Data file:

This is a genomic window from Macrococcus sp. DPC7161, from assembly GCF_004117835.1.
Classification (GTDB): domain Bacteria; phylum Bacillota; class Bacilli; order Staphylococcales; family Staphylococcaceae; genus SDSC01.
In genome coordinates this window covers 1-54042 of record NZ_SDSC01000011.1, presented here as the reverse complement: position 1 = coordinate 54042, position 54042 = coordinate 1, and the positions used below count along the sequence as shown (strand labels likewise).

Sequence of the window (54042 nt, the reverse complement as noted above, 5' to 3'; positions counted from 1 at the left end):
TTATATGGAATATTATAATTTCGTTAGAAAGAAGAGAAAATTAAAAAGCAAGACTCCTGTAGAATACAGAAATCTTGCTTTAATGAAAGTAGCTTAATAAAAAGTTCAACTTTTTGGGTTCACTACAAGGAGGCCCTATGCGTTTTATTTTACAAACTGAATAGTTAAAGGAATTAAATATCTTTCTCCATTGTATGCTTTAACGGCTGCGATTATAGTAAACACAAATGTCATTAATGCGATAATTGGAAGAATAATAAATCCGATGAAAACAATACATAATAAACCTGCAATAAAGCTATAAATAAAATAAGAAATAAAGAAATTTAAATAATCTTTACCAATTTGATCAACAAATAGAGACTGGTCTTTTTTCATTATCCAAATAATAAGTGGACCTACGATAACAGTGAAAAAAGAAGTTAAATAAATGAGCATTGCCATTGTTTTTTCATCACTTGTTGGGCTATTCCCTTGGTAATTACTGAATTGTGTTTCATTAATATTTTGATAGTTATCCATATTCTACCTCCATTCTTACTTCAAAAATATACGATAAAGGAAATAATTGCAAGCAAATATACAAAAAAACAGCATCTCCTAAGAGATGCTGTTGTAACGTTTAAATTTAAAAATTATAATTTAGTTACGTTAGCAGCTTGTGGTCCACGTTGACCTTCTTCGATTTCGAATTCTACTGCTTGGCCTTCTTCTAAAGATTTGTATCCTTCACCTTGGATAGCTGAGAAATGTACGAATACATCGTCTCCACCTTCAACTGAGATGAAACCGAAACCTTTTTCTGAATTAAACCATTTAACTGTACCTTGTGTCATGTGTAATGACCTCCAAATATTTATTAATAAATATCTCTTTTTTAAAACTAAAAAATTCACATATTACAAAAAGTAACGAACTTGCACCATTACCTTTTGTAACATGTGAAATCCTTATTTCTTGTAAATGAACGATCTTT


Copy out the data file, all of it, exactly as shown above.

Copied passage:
This is a genomic window from Macrococcus sp. DPC7161, from assembly GCF_004117835.1.
Classification (GTDB): domain Bacteria; phylum Bacillota; class Bacilli; order Staphylococcales; family Staphylococcaceae; genus SDSC01.
In genome coordinates this window covers 1-54042 of record NZ_SDSC01000011.1, presented here as the reverse complement: position 1 = coordinate 54042, position 54042 = coordinate 1, and the positions used below count along the sequence as shown (strand labels likewise).

Sequence of the window (54042 nt, the reverse complement as noted above, 5' to 3'; positions counted from 1 at the left end):
TTATATGGAATATTATAATTTCGTTAGAAAGAAGAGAAAATTAAAAAGCAAGACTCCTGTAGAATACAGAAATCTTGCTTTAATGAAAGTAGCTTAATAAAAAGTTCAACTTTTTGGGTTCACTACAAGGAGGCCCTATGCGTTTTATTTTACAAACTGAATAGTTAAAGGAATTAAATATCTTTCTCCATTGTATGCTTTAACGGCTGCGATTATAGTAAACACAAATGTCATTAATGCGATAATTGGAAGAATAATAAATCCGATGAAAACAATACATAATAAACCTGCAATAAAGCTATAAATAAAATAAGAAATAAAGAAATTTAAATAATCTTTACCAATTTGATCAACAAATAGAGACTGGTCTTTTTTCATTATCCAAATAATAAGTGGACCTACGATAACAGTGAAAAAAGAAGTTAAATAAATGAGCATTGCCATTGTTTTTTCATCACTTGTTGGGCTATTCCCTTGGTAATTACTGAATTGTGTTTCATTAATATTTTGATAGTTATCCATATTCTACCTCCATTCTTACTTCAAAAATATACGATAAAGGAAATAATTGCAAGCAAATATACAAAAAAACAGCATCTCCTAAGAGATGCTGTTGTAACGTTTAAATTTAAAAATTATAATTTAGTTACGTTAGCAGCTTGTGGTCCACGTTGACCTTCTTCGATTTCGAATTCTACTGCTTGGCCTTCTTCTAAAGATTTGTATCCTTCACCTTGGATAGCTGAGAAATGTACGAATACATCGTCTCCACCTTCAACTGAGATGAAACCGAAACCTTTTTCTGAATTAAACCATTTAACTGTACCTTGTGTCATGTGTAATGACCTCCAAATATTTATTAATAAATATCTCTTTTTTAAAACTAAAAAATTCACATATTACAAAAAGTAACGAACTTGCACCATTACCTTTTGTAACATGTGAAATCCTTATTTCTTGTAAATGAACGATCTTT